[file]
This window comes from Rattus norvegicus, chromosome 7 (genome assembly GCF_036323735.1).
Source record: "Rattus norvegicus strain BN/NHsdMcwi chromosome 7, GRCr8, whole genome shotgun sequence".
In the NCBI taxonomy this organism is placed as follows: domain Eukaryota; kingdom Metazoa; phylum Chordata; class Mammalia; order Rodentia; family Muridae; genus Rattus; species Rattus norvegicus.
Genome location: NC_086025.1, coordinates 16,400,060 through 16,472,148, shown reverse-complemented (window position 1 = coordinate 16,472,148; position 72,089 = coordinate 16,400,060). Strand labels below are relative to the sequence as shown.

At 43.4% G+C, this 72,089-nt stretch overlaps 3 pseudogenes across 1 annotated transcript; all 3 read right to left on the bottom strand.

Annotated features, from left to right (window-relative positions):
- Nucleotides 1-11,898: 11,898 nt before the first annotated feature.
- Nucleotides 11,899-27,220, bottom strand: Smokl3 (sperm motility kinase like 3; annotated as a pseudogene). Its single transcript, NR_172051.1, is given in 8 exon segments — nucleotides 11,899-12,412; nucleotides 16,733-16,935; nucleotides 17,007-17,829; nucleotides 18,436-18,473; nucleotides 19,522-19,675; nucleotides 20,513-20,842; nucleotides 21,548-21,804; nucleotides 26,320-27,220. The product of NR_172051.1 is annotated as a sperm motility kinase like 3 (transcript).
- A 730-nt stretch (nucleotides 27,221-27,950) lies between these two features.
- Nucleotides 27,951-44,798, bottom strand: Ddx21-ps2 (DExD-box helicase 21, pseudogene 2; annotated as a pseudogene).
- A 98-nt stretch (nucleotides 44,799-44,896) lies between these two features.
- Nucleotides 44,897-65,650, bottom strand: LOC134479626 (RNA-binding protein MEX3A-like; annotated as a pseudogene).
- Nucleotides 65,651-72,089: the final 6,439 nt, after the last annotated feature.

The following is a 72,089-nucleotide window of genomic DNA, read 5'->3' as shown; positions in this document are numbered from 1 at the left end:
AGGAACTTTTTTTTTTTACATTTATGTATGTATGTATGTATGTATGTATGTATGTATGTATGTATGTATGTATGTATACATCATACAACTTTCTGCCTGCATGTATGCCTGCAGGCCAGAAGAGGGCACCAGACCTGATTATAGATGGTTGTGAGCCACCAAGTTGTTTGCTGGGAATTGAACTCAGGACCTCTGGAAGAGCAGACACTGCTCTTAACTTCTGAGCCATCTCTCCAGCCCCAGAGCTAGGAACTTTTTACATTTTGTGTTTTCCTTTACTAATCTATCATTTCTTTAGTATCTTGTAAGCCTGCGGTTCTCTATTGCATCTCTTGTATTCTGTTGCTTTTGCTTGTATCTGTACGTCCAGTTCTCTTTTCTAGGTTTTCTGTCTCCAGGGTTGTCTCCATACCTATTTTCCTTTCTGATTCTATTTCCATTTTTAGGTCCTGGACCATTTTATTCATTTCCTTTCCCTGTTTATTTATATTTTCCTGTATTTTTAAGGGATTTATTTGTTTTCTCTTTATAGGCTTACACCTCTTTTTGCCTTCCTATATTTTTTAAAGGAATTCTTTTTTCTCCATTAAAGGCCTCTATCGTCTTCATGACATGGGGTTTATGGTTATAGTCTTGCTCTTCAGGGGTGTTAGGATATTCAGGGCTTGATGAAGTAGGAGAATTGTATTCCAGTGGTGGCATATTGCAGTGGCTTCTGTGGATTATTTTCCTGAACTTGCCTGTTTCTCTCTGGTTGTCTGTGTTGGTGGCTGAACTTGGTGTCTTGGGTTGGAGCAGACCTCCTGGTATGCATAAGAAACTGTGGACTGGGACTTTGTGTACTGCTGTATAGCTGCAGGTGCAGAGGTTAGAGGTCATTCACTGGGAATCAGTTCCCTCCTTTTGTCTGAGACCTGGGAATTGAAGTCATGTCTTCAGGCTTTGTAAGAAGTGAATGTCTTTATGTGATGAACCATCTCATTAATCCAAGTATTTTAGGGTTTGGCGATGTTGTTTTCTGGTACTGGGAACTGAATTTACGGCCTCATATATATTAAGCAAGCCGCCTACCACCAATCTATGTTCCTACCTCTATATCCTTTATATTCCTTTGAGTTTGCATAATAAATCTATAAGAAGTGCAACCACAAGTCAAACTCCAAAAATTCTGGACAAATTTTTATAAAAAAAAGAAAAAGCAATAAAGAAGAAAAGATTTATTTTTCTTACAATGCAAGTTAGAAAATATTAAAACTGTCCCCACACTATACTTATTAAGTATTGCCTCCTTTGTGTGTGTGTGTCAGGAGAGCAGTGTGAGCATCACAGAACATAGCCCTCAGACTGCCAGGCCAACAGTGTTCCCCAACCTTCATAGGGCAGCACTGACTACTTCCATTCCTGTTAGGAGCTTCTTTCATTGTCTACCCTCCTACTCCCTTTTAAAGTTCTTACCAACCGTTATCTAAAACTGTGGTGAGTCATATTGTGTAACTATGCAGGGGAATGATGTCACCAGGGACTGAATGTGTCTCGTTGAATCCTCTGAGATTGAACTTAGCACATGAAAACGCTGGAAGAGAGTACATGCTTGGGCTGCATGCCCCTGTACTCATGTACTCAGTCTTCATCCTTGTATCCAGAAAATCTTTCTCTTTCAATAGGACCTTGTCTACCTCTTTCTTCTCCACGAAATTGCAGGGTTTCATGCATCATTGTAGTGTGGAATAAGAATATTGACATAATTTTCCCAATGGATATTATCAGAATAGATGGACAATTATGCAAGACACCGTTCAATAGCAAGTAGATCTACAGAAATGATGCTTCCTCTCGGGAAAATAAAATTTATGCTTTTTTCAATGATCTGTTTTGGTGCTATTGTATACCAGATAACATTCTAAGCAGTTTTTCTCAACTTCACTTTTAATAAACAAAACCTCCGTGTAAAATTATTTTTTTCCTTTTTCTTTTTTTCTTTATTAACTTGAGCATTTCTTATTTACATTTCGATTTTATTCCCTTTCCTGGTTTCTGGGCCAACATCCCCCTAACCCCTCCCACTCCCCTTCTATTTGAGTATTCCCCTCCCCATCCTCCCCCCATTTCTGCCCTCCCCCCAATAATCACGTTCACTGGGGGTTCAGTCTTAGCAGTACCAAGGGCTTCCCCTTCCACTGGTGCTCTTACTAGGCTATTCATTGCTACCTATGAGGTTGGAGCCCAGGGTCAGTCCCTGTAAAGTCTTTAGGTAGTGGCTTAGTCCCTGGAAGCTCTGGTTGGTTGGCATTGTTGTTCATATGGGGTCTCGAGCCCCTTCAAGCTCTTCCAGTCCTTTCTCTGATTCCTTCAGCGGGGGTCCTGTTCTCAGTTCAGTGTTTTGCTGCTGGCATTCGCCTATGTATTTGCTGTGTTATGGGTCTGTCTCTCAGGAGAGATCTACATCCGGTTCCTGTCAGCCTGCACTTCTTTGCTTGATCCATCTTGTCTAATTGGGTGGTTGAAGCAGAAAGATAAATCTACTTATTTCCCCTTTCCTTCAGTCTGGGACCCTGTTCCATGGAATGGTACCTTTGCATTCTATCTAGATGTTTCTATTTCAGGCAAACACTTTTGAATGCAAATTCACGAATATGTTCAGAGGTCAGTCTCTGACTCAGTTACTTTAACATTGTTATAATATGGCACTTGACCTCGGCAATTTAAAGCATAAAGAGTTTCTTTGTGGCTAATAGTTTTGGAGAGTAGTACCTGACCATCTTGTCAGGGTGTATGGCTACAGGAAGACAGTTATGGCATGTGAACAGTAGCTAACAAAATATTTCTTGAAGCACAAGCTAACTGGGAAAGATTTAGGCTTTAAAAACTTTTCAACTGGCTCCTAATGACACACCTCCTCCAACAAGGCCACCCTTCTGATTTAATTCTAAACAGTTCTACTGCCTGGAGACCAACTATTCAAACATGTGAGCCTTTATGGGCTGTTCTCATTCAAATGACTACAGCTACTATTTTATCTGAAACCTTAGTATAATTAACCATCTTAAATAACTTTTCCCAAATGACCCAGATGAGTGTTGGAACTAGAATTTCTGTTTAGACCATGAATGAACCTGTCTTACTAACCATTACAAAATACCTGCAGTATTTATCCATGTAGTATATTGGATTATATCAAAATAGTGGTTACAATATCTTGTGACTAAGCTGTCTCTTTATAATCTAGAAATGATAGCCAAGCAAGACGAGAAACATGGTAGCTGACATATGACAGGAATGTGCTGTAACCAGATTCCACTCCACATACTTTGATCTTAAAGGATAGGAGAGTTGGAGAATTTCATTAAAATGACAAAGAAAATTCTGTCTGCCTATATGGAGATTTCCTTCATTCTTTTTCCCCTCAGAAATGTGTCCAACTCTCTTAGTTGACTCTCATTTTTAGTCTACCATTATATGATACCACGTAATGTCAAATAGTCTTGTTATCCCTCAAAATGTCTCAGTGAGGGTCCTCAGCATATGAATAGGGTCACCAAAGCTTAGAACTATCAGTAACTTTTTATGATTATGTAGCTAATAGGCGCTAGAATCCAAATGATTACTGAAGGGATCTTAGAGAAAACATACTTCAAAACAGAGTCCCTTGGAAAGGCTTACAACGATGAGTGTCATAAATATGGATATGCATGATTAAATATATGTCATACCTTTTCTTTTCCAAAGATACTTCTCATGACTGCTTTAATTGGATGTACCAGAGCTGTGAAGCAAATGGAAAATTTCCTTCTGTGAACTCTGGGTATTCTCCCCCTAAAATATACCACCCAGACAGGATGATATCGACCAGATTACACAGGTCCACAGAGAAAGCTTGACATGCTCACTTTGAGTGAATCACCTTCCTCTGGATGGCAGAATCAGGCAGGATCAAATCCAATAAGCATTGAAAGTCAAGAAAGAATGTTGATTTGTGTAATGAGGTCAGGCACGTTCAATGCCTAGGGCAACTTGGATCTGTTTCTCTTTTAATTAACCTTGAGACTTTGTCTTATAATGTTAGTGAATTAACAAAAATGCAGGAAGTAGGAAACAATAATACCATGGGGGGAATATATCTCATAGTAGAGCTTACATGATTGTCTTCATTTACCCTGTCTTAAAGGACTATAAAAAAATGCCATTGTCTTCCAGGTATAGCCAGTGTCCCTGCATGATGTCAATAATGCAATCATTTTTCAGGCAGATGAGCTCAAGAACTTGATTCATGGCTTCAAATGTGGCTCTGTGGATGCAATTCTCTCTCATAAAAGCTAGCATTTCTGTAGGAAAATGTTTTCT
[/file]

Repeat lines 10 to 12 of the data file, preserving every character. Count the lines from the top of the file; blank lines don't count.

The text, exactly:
- Nucleotides 27,951-44,798, bottom strand: Ddx21-ps2 (DExD-box helicase 21, pseudogene 2; annotated as a pseudogene).
- A 98-nt stretch (nucleotides 44,799-44,896) lies between these two features.
- Nucleotides 44,897-65,650, bottom strand: LOC134479626 (RNA-binding protein MEX3A-like; annotated as a pseudogene).